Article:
I knelt down and dug a little hole in the dirt. After I dropped the penny inside and slid the soil back over, I lied down flat on top of the grave with my head brushing up on the edge of the strange pyramid. I could feel the cold mud staining my linen dress all the way down to the slip.

    “Is she gonna do it?” I could hear Peter whisper. I made sure I said the words loud enough for the whole lot to hear.

    “Solomon Bell, Richmond fell. Solomon Bell, Richmond fell…”

    I could feel everyone holding their breath. I don’t know why, but even I got all nervous as I repeated the words the last time, “Solomon Bell, Richmond fell!”

    Nothing happened.

    I kept still and waited. Still nothing.

    “Is she dead?” Peter whispered.

    I laughed as I stood up. My dress was ruined, but I didn’t care. I soaked in everyone’s amazement.

    “Jesus Christ! Y’all see?” I said, raising my arms to the sky. “Nothing can happen! There ain’t no ghosts! Solomon Bell can be dead here all he wants. He can’t hurt anyone!”

   I skipped off the grave and onto the cracking footstone. But my shoe came down wrong. I don’t know how else to say it. It fell wrong, and I landed wrong.  As my weight hit, the stone sank deep into the mud, splitting the soil open. The ground gave way. The small stones gave way. A mouth had opened up. Coughing up dust, it widened as its jaws of earth fell down to swallow me.        

   I clung to the side of the hole, holding briars and devil grass in my fists until they bled. The grave under me kept sinking. Tree roots and rocks toppled into the void with a sick wet roar. Branches broke, and heaps of leaves and moss covered me and scratched me up. But I held on. Then, the Bell stone caved in. The top of the pyramid dropped sideways, the jagged tip caught my sash. The weight was pulling me down.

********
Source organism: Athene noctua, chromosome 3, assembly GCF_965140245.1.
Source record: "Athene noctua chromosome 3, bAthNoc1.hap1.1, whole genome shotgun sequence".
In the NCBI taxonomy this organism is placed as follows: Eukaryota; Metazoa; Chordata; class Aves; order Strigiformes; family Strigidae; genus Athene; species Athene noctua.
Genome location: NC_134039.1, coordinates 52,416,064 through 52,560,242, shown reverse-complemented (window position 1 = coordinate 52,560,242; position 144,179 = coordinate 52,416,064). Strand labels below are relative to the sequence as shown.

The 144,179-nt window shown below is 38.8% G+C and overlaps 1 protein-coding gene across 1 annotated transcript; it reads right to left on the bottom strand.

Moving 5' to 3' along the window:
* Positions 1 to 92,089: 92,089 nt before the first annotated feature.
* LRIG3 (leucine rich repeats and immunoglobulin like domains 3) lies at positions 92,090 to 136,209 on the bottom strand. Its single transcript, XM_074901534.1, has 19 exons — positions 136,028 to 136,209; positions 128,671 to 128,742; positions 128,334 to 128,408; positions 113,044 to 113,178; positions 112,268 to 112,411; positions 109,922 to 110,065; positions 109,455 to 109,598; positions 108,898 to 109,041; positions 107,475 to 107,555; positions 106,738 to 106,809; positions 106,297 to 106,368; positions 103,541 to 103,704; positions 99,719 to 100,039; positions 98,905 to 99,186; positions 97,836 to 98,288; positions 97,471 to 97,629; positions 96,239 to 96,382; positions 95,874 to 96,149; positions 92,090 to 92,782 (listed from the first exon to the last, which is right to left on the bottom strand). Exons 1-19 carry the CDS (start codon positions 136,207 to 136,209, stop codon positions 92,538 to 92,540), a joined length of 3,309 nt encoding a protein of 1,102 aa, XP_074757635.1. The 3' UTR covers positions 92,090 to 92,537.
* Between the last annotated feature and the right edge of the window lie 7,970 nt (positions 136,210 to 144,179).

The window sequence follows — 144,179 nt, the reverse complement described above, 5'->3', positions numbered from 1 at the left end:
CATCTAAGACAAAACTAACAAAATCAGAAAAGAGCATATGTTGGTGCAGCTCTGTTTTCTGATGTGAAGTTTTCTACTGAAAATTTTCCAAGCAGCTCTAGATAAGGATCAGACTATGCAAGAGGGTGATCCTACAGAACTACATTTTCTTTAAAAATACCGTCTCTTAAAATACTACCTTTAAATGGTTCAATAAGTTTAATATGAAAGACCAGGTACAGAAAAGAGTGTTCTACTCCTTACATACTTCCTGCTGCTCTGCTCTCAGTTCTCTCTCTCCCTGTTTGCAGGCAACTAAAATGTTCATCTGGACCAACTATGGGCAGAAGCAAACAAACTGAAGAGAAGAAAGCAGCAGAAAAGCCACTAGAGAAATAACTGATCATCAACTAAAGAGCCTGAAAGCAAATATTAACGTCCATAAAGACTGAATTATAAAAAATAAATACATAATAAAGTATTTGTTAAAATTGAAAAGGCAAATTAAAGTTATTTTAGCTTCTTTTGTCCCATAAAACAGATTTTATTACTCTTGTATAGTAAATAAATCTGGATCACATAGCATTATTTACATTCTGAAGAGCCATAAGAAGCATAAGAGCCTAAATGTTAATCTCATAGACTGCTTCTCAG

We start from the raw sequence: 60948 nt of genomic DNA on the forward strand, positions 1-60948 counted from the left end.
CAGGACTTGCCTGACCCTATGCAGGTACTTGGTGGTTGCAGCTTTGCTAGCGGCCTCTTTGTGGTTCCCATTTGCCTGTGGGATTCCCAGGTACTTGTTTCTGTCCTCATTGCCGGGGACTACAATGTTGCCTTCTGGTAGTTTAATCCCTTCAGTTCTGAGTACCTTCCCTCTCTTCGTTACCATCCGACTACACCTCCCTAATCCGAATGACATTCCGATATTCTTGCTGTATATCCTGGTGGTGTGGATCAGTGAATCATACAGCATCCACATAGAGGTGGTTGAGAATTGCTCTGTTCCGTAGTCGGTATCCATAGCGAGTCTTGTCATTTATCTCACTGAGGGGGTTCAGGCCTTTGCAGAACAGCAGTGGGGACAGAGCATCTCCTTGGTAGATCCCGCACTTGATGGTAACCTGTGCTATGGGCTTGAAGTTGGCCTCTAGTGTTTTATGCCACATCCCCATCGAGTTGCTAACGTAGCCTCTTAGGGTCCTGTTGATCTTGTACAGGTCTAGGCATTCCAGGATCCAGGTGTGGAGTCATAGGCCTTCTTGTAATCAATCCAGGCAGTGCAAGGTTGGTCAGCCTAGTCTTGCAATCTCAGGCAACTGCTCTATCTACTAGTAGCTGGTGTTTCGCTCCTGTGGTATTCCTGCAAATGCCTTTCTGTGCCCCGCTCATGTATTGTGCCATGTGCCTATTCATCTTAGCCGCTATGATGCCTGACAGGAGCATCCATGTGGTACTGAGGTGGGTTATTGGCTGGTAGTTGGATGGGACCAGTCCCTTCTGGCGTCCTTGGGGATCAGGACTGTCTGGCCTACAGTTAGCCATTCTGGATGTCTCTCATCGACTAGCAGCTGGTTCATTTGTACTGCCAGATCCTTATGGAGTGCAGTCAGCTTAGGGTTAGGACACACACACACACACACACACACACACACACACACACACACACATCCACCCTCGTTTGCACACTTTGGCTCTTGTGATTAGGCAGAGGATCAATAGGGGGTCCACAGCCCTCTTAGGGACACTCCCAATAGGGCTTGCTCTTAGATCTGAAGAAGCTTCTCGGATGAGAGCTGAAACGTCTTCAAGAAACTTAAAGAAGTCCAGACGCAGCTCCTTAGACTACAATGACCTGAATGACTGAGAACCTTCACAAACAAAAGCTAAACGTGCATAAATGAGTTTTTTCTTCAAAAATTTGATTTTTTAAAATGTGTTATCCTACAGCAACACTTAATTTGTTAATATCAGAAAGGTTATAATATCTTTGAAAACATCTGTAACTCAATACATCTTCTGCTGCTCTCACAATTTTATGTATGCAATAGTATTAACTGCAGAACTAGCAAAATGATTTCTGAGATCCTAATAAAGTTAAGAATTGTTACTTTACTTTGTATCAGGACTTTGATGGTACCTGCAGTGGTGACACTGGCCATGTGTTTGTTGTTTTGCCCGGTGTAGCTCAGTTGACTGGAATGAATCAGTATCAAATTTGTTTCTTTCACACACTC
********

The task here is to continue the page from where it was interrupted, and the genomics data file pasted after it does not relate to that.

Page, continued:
I screamed for Tracy to grab me. I yelled for Peter or the cousins or somebody to get a stick. But they were gone. They run into the woods to escape Solomon Bell. As the big stone weighed me down and my hands slipped, I just cried. I cried for my mama. I cried for Mae. I cried for the Lord to save me from the dead man’s grave. But my hands were weaker than my prayers, and I fell down.

    I don’t know how long it took me to dig my way out. By the time I stumbled back to the houses, so black with grave dirt I looked a demon, the sun was long up. The neighbors were all struck dumb, letting their work sit idle as they watched me drag myself to my house. When I knocked on the door and asked to come inside, Mae fell to her knees and Mama George fell out. Tracy had told everyone I got pulled to hell, and the grown folks had given me up for dead. I didn’t care to say nothing to him. I just crawled dirty and weak into the bed, and stayed there for three days.

    The whole west side of Planters’ Rest now sits inside of one great grave. It's a dark pit of tangled bones and rotting silk mixed with crosses and dead flowers. The reverend took the congregation there that night to burn herbs and bless the ghosts away. Then, the men from town came, and fenced the lot off from the world. Since that day, through all these years, we never spoke of that man or sang his rhyme again. And I am telling you this now, child, because I need you to know the story of that fenced up graveyard. I need you to know you don’t dare cross the road to it. You don’t dare look at it. I know that nothing good can come from there because I spent a night of hell with the bones of Solomon Bell.



R. R. Setari has a bachelor's degree in English Literature and Creative Writing from Georgia Southern University, as well as a Doctorate in Education from University of Kentucky. She is an African-American emerging author of flash fiction, horror, and mysteries. Her writing is greatly influenced by the works of Toni Morrison and Edgar Allan Poe, as well as her upbringing surrounded by the woods and graveyards of Georgia. She currently resides in the lowcountry of South Carolina.